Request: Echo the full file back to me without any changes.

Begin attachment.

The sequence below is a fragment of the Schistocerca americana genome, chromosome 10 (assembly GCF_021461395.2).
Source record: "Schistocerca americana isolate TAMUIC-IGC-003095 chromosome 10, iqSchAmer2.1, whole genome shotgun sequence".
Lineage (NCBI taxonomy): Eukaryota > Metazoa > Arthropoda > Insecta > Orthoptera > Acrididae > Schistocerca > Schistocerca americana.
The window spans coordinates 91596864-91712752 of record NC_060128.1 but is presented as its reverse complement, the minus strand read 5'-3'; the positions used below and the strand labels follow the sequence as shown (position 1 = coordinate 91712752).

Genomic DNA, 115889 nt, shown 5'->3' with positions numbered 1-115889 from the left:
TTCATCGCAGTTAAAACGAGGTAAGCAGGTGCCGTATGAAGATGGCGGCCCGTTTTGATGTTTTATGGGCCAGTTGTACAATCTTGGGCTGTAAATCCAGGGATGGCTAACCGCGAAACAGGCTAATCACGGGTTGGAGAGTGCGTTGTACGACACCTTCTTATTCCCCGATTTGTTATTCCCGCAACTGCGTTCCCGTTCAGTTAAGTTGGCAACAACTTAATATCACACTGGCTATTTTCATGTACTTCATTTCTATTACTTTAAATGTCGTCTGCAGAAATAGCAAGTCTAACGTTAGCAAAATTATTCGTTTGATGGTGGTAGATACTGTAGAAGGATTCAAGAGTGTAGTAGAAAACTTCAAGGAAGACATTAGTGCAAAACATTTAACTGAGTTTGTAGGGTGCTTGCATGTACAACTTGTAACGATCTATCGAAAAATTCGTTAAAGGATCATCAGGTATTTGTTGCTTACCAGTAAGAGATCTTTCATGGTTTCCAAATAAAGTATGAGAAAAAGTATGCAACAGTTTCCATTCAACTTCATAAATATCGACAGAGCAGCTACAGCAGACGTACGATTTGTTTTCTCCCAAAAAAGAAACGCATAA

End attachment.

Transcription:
The sequence below is a fragment of the Schistocerca americana genome, chromosome 10 (assembly GCF_021461395.2).
Source record: "Schistocerca americana isolate TAMUIC-IGC-003095 chromosome 10, iqSchAmer2.1, whole genome shotgun sequence".
Lineage (NCBI taxonomy): Eukaryota > Metazoa > Arthropoda > Insecta > Orthoptera > Acrididae > Schistocerca > Schistocerca americana.
The window spans coordinates 91596864-91712752 of record NC_060128.1 but is presented as its reverse complement, the minus strand read 5'-3'; the positions used below and the strand labels follow the sequence as shown (position 1 = coordinate 91712752).

Genomic DNA, 115889 nt, shown 5'->3' with positions numbered 1-115889 from the left:
TTCATCGCAGTTAAAACGAGGTAAGCAGGTGCCGTATGAAGATGGCGGCCCGTTTTGATGTTTTATGGGCCAGTTGTACAATCTTGGGCTGTAAATCCAGGGATGGCTAACCGCGAAACAGGCTAATCACGGGTTGGAGAGTGCGTTGTACGACACCTTCTTATTCCCCGATTTGTTATTCCCGCAACTGCGTTCCCGTTCAGTTAAGTTGGCAACAACTTAATATCACACTGGCTATTTTCATGTACTTCATTTCTATTACTTTAAATGTCGTCTGCAGAAATAGCAAGTCTAACGTTAGCAAAATTATTCGTTTGATGGTGGTAGATACTGTAGAAGGATTCAAGAGTGTAGTAGAAAACTTCAAGGAAGACATTAGTGCAAAACATTTAACTGAGTTTGTAGGGTGCTTGCATGTACAACTTGTAACGATCTATCGAAAAATTCGTTAAAGGATCATCAGGTATTTGTTGCTTACCAGTAAGAGATCTTTCATGGTTTCCAAATAAAGTATGAGAAAAAGTATGCAACAGTTTCCATTCAACTTCATAAATATCGACAGAGCAGCTACAGCAGACGTACGATTTGTTTTCTCCCAAAAAAGAAACGCATAA